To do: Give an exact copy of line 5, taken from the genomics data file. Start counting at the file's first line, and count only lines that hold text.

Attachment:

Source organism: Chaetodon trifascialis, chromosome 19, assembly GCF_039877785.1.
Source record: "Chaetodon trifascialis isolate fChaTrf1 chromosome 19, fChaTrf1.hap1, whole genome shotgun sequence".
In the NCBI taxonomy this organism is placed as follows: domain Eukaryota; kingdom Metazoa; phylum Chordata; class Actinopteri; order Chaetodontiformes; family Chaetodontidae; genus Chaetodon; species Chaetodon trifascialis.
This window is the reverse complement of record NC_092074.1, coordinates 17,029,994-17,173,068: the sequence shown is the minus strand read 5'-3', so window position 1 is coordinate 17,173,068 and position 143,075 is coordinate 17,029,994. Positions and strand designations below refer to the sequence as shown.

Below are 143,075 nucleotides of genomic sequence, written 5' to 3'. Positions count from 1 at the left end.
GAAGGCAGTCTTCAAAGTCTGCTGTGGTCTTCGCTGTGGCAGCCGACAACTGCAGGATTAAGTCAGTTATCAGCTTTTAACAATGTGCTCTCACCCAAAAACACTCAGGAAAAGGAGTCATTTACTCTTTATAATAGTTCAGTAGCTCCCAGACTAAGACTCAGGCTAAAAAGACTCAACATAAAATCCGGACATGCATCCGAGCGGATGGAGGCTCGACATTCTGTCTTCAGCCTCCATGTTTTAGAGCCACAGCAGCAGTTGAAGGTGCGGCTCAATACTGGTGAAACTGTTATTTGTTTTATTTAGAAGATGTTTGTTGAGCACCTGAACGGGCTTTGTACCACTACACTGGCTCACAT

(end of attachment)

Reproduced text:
Below are 143,075 nucleotides of genomic sequence, written 5' to 3'. Positions count from 1 at the left end.